"Opéra de Chambre"
Théâtre des Champs Elysées, Paris, Friday May 4 2007
- Pietro Antonio Giramo: La Pazza
- Claudio Monteverdi: Lamento d’Arianna
- Barbara Strozzi: Lagrime mie
- Claudio Monteverdi: Il Combattimento di Tancredi e Clorinda
Production: Juliette Deschamps. Costumes: Christian Lacroix. Anna Caterina Antonacci. Soloists of the Cercle de l’Harmonie under Julien Chauvin.
A single sentence found on the web sums up this rather intense evening: “Era la notte presents four highly emotional, seventeenth-century Italian works, sung with commanding theatricality by Anna Caterina Antonacci.” Presented as a “chamber opera”, the performance is really a staged recital of works composed between 1620 and 1650, united by period but also by the the theme of destructive, mostly amorous, passion.
The production is simple. The stage is nearly bare, with just a strip of water at the apron changing colour, from blue to blood red, depending on variations in the “old master” style lighting that follow the text being sung, and a handful of props: buckets of water, a heap of armour, a red stool. At the rear, against a pitch-black backdrop, is a high, wide bank of burning tapers. Antonacci enters from behind the tapers in a series of magnificent, glittering, trained dresses, at one point (for Lagrime mie) holding a dove in her hand and placing it in a red cage.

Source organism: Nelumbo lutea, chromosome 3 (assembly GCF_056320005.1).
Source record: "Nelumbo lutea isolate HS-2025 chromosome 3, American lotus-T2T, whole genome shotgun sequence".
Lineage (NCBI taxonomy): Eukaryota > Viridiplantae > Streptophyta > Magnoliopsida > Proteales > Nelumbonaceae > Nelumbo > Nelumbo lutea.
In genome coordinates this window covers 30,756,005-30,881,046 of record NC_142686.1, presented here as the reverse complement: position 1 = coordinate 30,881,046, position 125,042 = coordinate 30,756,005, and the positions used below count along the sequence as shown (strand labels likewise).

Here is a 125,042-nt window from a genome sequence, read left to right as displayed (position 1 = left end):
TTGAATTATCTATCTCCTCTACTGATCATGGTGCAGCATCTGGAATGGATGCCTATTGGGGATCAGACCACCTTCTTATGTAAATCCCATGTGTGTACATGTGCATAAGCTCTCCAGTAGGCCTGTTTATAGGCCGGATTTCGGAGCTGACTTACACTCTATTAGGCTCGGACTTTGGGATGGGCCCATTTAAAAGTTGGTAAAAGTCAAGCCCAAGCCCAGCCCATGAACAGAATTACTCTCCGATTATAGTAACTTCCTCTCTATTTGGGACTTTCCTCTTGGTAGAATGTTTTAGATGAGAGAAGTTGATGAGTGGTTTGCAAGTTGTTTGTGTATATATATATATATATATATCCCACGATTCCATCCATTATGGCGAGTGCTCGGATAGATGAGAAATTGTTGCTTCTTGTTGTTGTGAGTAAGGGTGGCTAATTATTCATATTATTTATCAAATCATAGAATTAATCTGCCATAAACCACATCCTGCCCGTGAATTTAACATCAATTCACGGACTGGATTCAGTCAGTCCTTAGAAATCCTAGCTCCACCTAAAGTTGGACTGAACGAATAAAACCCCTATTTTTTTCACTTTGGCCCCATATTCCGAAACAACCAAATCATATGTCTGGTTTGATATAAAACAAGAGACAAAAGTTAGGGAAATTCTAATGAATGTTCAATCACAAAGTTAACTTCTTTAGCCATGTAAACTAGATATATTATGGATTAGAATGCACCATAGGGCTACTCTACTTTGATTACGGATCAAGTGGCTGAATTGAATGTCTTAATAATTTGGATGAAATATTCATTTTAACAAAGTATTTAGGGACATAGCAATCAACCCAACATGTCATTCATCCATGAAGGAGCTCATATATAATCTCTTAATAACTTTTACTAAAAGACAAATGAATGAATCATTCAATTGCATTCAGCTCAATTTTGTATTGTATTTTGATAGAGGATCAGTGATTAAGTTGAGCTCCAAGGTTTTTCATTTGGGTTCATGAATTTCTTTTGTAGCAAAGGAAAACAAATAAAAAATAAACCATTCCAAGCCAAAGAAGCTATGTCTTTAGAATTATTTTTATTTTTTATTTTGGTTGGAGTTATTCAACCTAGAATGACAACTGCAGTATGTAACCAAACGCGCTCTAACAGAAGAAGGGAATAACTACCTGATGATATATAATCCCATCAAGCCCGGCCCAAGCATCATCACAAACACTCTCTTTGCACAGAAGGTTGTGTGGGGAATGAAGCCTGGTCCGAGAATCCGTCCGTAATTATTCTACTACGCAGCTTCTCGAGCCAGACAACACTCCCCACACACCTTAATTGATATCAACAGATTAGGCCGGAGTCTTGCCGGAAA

Any evening requiring a singer to spend 80 minutes acting alone on stage and holding the audience spellbound is something of an exploit. But, as might be expected, Antonacci carried it off, confirming her status as an outstanding tragic diseuse, expressing the passions described in a virtuoso but admirably restrained display of baroque rhetoric, accompanied by a small band of seven equally virtuoso players.
The highlights of the evening were the Monteverdi works, and the musical triumph of his Il Combattimento, which ended the evening, was reinforced by an unexpected coup de théâtre: as Antonacci fell to the floor at the closing bars, a sudden shower of water at the rear of the stage gradually doused the tapers in a faint hiss of steam.
Only 80 minutes, but at this level of intensity, any more would have been too much.